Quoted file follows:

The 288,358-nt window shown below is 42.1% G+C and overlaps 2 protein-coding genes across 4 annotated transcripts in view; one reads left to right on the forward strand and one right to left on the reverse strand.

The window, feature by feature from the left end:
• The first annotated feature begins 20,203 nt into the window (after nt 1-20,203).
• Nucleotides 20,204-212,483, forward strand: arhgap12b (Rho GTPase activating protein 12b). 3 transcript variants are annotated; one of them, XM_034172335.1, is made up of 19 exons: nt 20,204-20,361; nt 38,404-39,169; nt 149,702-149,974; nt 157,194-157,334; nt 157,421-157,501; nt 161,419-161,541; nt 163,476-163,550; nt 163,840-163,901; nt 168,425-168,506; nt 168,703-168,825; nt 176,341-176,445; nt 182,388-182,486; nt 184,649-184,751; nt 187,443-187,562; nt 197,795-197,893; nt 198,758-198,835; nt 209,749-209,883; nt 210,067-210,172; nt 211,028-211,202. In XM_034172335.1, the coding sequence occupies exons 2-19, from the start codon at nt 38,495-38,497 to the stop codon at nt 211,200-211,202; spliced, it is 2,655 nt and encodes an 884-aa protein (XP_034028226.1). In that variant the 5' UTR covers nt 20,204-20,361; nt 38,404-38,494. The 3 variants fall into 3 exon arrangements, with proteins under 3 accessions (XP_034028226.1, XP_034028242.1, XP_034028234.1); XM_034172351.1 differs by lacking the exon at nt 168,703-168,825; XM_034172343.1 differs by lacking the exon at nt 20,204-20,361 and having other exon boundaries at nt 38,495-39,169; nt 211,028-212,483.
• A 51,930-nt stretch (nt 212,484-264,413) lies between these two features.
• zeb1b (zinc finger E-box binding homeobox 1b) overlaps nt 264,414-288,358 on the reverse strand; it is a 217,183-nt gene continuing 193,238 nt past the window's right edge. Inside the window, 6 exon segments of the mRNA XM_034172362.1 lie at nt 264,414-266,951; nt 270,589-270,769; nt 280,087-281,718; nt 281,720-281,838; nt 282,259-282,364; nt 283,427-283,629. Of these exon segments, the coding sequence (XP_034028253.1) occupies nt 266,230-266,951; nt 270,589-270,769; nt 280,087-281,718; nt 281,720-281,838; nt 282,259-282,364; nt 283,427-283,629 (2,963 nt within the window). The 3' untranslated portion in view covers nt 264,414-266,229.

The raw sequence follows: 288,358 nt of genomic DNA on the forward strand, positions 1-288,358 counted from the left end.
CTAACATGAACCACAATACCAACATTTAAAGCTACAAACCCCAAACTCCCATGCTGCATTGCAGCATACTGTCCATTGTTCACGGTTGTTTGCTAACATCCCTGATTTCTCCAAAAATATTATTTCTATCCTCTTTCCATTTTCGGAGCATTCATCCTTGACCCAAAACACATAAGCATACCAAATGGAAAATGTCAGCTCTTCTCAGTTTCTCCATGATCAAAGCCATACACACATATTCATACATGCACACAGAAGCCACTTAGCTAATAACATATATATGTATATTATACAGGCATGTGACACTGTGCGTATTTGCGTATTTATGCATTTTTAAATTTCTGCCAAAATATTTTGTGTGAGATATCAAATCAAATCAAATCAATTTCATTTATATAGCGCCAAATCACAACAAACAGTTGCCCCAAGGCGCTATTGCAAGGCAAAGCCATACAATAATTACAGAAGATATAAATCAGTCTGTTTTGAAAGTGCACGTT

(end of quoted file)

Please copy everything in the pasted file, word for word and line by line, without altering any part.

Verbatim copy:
The 288,358-nt window shown below is 42.1% G+C and overlaps 2 protein-coding genes across 4 annotated transcripts in view; one reads left to right on the forward strand and one right to left on the reverse strand.

The window, feature by feature from the left end:
• The first annotated feature begins 20,203 nt into the window (after nt 1-20,203).
• Nucleotides 20,204-212,483, forward strand: arhgap12b (Rho GTPase activating protein 12b). 3 transcript variants are annotated; one of them, XM_034172335.1, is made up of 19 exons: nt 20,204-20,361; nt 38,404-39,169; nt 149,702-149,974; nt 157,194-157,334; nt 157,421-157,501; nt 161,419-161,541; nt 163,476-163,550; nt 163,840-163,901; nt 168,425-168,506; nt 168,703-168,825; nt 176,341-176,445; nt 182,388-182,486; nt 184,649-184,751; nt 187,443-187,562; nt 197,795-197,893; nt 198,758-198,835; nt 209,749-209,883; nt 210,067-210,172; nt 211,028-211,202. In XM_034172335.1, the coding sequence occupies exons 2-19, from the start codon at nt 38,495-38,497 to the stop codon at nt 211,200-211,202; spliced, it is 2,655 nt and encodes an 884-aa protein (XP_034028226.1). In that variant the 5' UTR covers nt 20,204-20,361; nt 38,404-38,494. The 3 variants fall into 3 exon arrangements, with proteins under 3 accessions (XP_034028226.1, XP_034028242.1, XP_034028234.1); XM_034172351.1 differs by lacking the exon at nt 168,703-168,825; XM_034172343.1 differs by lacking the exon at nt 20,204-20,361 and having other exon boundaries at nt 38,495-39,169; nt 211,028-212,483.
• A 51,930-nt stretch (nt 212,484-264,413) lies between these two features.
• zeb1b (zinc finger E-box binding homeobox 1b) overlaps nt 264,414-288,358 on the reverse strand; it is a 217,183-nt gene continuing 193,238 nt past the window's right edge. Inside the window, 6 exon segments of the mRNA XM_034172362.1 lie at nt 264,414-266,951; nt 270,589-270,769; nt 280,087-281,718; nt 281,720-281,838; nt 282,259-282,364; nt 283,427-283,629. Of these exon segments, the coding sequence (XP_034028253.1) occupies nt 266,230-266,951; nt 270,589-270,769; nt 280,087-281,718; nt 281,720-281,838; nt 282,259-282,364; nt 283,427-283,629 (2,963 nt within the window). The 3' untranslated portion in view covers nt 264,414-266,229.

The raw sequence follows: 288,358 nt of genomic DNA on the forward strand, positions 1-288,358 counted from the left end.
CTAACATGAACCACAATACCAACATTTAAAGCTACAAACCCCAAACTCCCATGCTGCATTGCAGCATACTGTCCATTGTTCACGGTTGTTTGCTAACATCCCTGATTTCTCCAAAAATATTATTTCTATCCTCTTTCCATTTTCGGAGCATTCATCCTTGACCCAAAACACATAAGCATACCAAATGGAAAATGTCAGCTCTTCTCAGTTTCTCCATGATCAAAGCCATACACACATATTCATACATGCACACAGAAGCCACTTAGCTAATAACATATATATGTATATTATACAGGCATGTGACACTGTGCGTATTTGCGTATTTATGCATTTTTAAATTTCTGCCAAAATATTTTGTGTGAGATATCAAATCAAATCAAATCAATTTCATTTATATAGCGCCAAATCACAACAAACAGTTGCCCCAAGGCGCTATTGCAAGGCAAAGCCATACAATAATTACAGAAGATATAAATCAGTCTGTTTTGAAAGTGCACGTT